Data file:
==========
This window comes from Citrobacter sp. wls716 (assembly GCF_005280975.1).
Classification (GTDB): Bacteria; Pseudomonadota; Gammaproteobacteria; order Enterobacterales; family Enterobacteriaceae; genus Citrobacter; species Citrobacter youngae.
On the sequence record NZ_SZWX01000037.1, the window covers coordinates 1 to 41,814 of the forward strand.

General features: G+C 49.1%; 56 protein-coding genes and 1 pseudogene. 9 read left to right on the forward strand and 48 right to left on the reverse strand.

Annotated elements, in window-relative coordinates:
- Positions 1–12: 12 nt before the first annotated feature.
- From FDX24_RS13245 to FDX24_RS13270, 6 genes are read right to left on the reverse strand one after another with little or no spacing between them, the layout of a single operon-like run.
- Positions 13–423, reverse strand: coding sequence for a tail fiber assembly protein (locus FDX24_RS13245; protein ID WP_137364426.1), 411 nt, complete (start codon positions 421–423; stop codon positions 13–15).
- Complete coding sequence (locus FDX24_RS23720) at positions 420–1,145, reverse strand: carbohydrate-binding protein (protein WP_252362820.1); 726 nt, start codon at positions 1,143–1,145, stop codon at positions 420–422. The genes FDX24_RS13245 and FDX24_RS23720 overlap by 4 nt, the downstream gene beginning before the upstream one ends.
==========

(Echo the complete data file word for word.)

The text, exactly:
This window comes from Citrobacter sp. wls716 (assembly GCF_005280975.1).
Classification (GTDB): Bacteria; Pseudomonadota; Gammaproteobacteria; order Enterobacterales; family Enterobacteriaceae; genus Citrobacter; species Citrobacter youngae.
On the sequence record NZ_SZWX01000037.1, the window covers coordinates 1 to 41,814 of the forward strand.

General features: G+C 49.1%; 56 protein-coding genes and 1 pseudogene. 9 read left to right on the forward strand and 48 right to left on the reverse strand.

Annotated elements, in window-relative coordinates:
- Positions 1–12: 12 nt before the first annotated feature.
- From FDX24_RS13245 to FDX24_RS13270, 6 genes are read right to left on the reverse strand one after another with little or no spacing between them, the layout of a single operon-like run.
- Positions 13–423, reverse strand: coding sequence for a tail fiber assembly protein (locus FDX24_RS13245; protein ID WP_137364426.1), 411 nt, complete (start codon positions 421–423; stop codon positions 13–15).
- Complete coding sequence (locus FDX24_RS23720) at positions 420–1,145, reverse strand: carbohydrate-binding protein (protein WP_252362820.1); 726 nt, start codon at positions 1,143–1,145, stop codon at positions 420–422. The genes FDX24_RS13245 and FDX24_RS23720 overlap by 4 nt, the downstream gene beginning before the upstream one ends.